A Pop-Up Greenhouse Could Bring Farm-Fresh Food To Food Deserts

The Greenhouse Project could generate as much as 8,000 pounds of produce every 12 weeks.

Farmers’ markets, organic groceries, CSAs: They’re a great way for conscientious urbanites to snap up fresh produce. But the fact is, farm-to-table foods aren’t cheap, preventing many low-income families from eating healthy.

That could change with the Greenhouse Project in Brooklyn. This conceptual "pop-up farm" would be built in Cypress Hills, a low-income neighborhood with extremely high obesity rates and a dearth of access to nutritious food. A forward-thinking group of architects, engineers, and designers hopes to offer a corrective by providing hydroponic food to local residents through an off-grid mobile unit. The group estimates that it could farm 8,000 pounds of produce every 12 weeks.

But the Greenhouse Project isn’t just about growing fresh produce. The plan is to turn the place into an educational hub. Local schools could visit on field trips to learn about the connection between science, nutrition, and climate change. Residents could take classes on urban agriculture and greenhouse construction.

So why is the Greenhouse Project a pop-up? The unit’s proposed location is on an empty brownfield in Cypress Hills, one of many in the area. The site, though owned by the city, is too expensive to be cleaned up and used for new housing developments—at least for now. "This is why our project sits above the ground—so that we can use any available site ASAP," explains Emily Abruzzo, the project architect. "If HPD [NYC’s Department of Housing Preservation and Development] does decide that they want to use the site, the greenhouse will be disassembled and moved to another site. Ideally, there could… be a network of greenhouses, but the idea is to start with one as a prototype." Plus, as long as the structure is temporary, project coordinators don’t have to secure building permits.

The Greenhouse Project is just one of several collaborations under the direction of desigNYC. With the intent to foster social change through design, desigNYC connects designers with nonprofits, community groups, and city agencies. The roster of projects for 2011 includes: branding for a new urban ecology initiative; a pop-up plaza in Brooklyn; and a new community center for an existing waterfront park. The Greenhouse Project is a collaboration between the Cypress Hills Local Development Corporation, Abruzzo-Bodziak Architects, NY Sunworks, and graphic designer Claire Taylor Hansen.

DesigNYC is gearing up for its 2012 campaign, "Recharging Communities." If you have bright ideas, and you’re looking to do good at an urban scale, check out the group’s call for submissions.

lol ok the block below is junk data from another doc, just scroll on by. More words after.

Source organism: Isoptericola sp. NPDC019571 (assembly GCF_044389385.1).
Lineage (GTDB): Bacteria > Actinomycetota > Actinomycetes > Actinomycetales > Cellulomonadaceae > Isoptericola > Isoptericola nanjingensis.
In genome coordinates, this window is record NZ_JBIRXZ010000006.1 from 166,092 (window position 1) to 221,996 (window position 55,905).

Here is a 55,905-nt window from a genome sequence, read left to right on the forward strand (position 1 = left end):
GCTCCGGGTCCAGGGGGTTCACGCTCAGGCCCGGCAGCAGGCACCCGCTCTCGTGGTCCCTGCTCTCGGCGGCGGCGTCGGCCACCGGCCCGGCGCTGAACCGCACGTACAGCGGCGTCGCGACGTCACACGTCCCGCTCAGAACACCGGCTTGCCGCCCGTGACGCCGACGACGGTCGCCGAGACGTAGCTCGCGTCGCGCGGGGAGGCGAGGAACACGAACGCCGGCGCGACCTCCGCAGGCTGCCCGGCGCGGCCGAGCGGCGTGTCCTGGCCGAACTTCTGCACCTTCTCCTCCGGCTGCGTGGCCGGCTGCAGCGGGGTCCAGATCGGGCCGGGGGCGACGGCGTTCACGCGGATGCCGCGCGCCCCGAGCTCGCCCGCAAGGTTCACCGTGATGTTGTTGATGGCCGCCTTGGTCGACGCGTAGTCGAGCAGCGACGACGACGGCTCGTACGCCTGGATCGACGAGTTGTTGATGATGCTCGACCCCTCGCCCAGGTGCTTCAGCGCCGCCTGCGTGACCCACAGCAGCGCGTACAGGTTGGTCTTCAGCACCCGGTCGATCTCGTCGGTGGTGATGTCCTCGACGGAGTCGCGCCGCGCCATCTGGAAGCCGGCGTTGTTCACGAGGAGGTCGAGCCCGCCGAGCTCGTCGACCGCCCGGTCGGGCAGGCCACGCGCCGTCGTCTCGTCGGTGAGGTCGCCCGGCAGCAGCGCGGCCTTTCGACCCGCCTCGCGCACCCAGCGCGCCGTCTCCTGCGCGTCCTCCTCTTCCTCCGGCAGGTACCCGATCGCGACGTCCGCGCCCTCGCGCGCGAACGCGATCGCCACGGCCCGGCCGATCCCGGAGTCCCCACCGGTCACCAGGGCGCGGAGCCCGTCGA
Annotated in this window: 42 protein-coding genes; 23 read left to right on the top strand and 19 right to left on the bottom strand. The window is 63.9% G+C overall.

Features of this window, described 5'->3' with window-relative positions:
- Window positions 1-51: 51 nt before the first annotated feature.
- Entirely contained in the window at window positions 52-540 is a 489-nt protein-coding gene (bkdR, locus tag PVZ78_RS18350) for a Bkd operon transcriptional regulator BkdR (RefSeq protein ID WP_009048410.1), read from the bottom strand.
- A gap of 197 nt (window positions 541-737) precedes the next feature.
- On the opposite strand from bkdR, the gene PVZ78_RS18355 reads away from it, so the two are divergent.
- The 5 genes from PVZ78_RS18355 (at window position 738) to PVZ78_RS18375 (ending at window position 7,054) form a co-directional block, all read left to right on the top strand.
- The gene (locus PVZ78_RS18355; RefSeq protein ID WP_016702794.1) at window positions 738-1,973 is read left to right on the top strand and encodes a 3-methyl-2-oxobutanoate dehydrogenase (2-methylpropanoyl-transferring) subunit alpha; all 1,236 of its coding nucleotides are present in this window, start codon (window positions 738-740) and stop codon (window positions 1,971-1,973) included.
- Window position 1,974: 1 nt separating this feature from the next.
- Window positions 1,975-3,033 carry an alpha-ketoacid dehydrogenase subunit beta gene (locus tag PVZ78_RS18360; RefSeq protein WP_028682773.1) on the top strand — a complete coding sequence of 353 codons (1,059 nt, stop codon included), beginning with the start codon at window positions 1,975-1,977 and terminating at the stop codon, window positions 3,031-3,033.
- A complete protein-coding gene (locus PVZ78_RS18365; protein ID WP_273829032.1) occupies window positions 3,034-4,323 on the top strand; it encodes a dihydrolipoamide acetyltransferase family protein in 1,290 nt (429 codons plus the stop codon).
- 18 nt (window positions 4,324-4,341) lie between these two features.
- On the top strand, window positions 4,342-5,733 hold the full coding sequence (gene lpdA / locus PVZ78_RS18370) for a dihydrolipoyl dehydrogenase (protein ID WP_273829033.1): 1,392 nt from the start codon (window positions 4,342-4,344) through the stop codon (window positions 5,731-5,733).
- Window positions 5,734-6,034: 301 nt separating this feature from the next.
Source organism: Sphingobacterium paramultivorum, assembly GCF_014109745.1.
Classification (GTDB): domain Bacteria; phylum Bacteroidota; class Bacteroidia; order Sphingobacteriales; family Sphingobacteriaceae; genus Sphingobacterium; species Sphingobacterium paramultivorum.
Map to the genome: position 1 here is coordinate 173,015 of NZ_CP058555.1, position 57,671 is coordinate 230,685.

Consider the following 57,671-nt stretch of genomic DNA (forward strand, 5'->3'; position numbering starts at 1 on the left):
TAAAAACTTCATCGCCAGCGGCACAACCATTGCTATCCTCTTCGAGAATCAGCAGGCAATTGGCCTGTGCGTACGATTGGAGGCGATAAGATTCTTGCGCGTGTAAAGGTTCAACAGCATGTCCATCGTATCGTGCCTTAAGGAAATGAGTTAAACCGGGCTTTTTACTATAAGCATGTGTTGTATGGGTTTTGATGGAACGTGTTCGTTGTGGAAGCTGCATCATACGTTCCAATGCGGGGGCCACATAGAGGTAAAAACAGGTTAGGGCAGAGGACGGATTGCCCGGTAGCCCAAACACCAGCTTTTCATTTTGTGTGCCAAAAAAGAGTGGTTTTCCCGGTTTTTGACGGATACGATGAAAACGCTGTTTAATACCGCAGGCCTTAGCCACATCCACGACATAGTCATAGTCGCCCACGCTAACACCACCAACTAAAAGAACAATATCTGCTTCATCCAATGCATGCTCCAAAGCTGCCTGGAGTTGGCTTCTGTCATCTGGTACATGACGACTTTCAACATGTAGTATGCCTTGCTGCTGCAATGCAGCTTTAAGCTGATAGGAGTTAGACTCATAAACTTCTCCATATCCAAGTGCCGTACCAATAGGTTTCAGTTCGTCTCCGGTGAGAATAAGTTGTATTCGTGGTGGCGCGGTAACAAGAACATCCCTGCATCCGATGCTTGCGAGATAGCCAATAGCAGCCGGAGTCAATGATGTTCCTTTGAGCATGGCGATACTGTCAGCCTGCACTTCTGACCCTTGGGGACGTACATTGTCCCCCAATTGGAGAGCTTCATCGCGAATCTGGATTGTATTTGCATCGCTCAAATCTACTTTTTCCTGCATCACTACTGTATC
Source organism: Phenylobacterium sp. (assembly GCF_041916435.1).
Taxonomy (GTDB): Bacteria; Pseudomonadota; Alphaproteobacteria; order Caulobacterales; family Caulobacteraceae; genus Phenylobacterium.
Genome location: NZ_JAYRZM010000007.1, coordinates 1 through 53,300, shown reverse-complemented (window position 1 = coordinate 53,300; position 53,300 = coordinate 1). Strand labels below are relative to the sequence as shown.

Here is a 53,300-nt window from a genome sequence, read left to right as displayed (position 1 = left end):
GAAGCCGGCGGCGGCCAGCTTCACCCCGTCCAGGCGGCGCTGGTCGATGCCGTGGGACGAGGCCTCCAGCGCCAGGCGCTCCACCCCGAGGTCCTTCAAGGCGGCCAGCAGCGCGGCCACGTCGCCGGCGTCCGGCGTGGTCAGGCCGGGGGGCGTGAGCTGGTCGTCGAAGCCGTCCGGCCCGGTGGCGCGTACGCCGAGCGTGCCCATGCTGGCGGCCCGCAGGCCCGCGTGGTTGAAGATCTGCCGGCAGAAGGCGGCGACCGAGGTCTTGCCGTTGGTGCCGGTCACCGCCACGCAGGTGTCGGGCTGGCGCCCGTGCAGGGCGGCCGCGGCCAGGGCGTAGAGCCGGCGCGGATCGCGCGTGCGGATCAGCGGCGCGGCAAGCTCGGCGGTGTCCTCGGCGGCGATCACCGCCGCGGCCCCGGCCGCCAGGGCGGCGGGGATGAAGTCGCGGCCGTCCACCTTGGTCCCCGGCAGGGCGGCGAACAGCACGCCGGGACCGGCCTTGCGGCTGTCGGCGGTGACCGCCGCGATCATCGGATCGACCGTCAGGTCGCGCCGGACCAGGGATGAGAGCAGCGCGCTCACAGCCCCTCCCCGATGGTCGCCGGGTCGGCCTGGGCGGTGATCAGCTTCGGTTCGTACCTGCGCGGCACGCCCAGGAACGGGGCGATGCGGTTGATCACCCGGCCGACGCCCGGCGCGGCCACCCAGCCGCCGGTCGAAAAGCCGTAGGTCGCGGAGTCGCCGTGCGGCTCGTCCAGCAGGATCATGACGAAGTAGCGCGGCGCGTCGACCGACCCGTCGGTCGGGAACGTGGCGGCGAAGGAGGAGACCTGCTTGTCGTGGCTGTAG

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  • Urban Sustainable Farmer

    I'd really like to see them produce 8,000 lbs every 4 months in 800 square feet.  It is obvious that these people have never picked up a spade before.  True, you might pull off this if you stacked the beds with grow lights, fans and possibly CO2, but it would mean monstrous electrical bills and with a production level that high you would have to truck in large amounts of inputs (compost, manure, etc) very often which in NYC are very expensive.  In the winter months you will have to shift to cold weather crops which have a much longer maturation period or pay to heat a greenhouse which is really really expensive particularly in NY's winters.  There are operations in similar cities/climates attempting to do the same thing right now and they are floundering under their need for electricity.

    With all that money you could just buy the produce from a vendor and sell it cheap.  That or lease an acre outside the city and truck it in. 

  • philmang

    Several studies have shown that in many areas this statement: "But the fact is, farm-to-table foods aren't cheap, preventing many low-income families from eating healthy." is false.
    While it is true that many farmers that sell farm to table foods work to produce higher value boutique foods, farmers' markets all over the US regularly price compare their produce with comparable produce at local stores and find their produce to be cheaper. 
    Access to farm-to-table foods for low-income communities is rarely based upon cost but perceptions, accessibility of markets and organizational recruitment of farmers to serve those markets. 

  • BetTheFarm

    Although it's a completely different market, in Omaha, NE an entrepreneur has created a rather successful CSA program where a portion is directed at food deserts (along with a regular CSA program).  She runs an indoor farmers market there and grew a CSA program from the 40+ vendors in the store.  This last year she was able to secure a contribution from two large local companies to help around 25 low-income families pay for half of their CSA bag for the year (they could also use SNAP cards to pay for a portion of the remaining balance).  During the weekly delivery they would then bring in a local chef to do a cooking demo for the CSA members to show them easy ways to prepare meals with the weekly bag.  She told me the CSA membership for this last season was around 250 and they are hoping to grow it to almost 400 by next year, working with local companies to integrate the CSA program with their health benefit programs. 

  • E Francis024

    This is an awesome idea and should add value to the community.  Instead of having it be hydroponics maybe it could be aquaponics.  Aquaponics is the raising of fish and utilizing the fish waste as nutrients for the grow beds for the vegatables.  You have to discard the hydroponic water after it being used so this would be a way to minimize the waste from the system.

    The idea is great and we need more of these ideas to help the food deserts in America